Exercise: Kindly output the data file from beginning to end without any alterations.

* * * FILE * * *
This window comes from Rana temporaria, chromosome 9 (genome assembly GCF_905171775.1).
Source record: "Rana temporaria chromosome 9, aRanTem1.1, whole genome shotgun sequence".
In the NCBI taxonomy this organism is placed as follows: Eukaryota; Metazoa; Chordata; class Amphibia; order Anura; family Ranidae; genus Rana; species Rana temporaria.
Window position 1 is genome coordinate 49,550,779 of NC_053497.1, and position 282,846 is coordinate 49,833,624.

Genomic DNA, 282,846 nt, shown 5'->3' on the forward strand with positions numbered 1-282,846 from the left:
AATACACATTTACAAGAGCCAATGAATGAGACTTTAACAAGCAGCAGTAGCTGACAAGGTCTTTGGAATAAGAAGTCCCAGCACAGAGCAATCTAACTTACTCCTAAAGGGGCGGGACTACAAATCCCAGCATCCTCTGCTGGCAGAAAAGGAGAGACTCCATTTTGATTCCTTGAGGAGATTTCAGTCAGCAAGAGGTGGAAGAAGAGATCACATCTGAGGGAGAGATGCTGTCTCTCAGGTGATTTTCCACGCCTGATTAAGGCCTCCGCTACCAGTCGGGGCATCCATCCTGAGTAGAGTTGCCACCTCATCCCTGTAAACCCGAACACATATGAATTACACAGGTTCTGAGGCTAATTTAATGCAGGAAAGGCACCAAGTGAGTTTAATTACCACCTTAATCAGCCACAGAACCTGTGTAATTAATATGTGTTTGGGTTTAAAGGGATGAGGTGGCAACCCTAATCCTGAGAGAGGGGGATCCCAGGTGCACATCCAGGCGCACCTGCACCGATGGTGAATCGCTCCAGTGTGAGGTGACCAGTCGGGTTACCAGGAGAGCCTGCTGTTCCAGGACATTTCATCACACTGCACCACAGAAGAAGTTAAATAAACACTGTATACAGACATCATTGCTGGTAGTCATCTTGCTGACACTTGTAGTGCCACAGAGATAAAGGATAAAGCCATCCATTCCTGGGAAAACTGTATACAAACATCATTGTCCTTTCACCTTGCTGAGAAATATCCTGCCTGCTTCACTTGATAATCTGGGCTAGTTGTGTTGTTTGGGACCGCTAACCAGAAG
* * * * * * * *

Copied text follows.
This window comes from Rana temporaria, chromosome 9 (genome assembly GCF_905171775.1).
Source record: "Rana temporaria chromosome 9, aRanTem1.1, whole genome shotgun sequence".
In the NCBI taxonomy this organism is placed as follows: Eukaryota; Metazoa; Chordata; class Amphibia; order Anura; family Ranidae; genus Rana; species Rana temporaria.
Window position 1 is genome coordinate 49,550,779 of NC_053497.1, and position 282,846 is coordinate 49,833,624.

Genomic DNA, 282,846 nt, shown 5'->3' on the forward strand with positions numbered 1-282,846 from the left:
AATACACATTTACAAGAGCCAATGAATGAGACTTTAACAAGCAGCAGTAGCTGACAAGGTCTTTGGAATAAGAAGTCCCAGCACAGAGCAATCTAACTTACTCCTAAAGGGGCGGGACTACAAATCCCAGCATCCTCTGCTGGCAGAAAAGGAGAGACTCCATTTTGATTCCTTGAGGAGATTTCAGTCAGCAAGAGGTGGAAGAAGAGATCACATCTGAGGGAGAGATGCTGTCTCTCAGGTGATTTTCCACGCCTGATTAAGGCCTCCGCTACCAGTCGGGGCATCCATCCTGAGTAGAGTTGCCACCTCATCCCTGTAAACCCGAACACATATGAATTACACAGGTTCTGAGGCTAATTTAATGCAGGAAAGGCACCAAGTGAGTTTAATTACCACCTTAATCAGCCACAGAACCTGTGTAATTAATATGTGTTTGGGTTTAAAGGGATGAGGTGGCAACCCTAATCCTGAGAGAGGGGGATCCCAGGTGCACATCCAGGCGCACCTGCACCGATGGTGAATCGCTCCAGTGTGAGGTGACCAGTCGGGTTACCAGGAGAGCCTGCTGTTCCAGGACATTTCATCACACTGCACCACAGAAGAAGTTAAATAAACACTGTATACAGACATCATTGCTGGTAGTCATCTTGCTGACACTTGTAGTGCCACAGAGATAAAGGATAAAGCCATCCATTCCTGGGAAAACTGTATACAAACATCATTGTCCTTTCACCTTGCTGAGAAATATCCTGCCTGCTTCACTTGATAATCTGGGCTAGTTGTGTTGTTTGGGACCGCTAACCAGAAG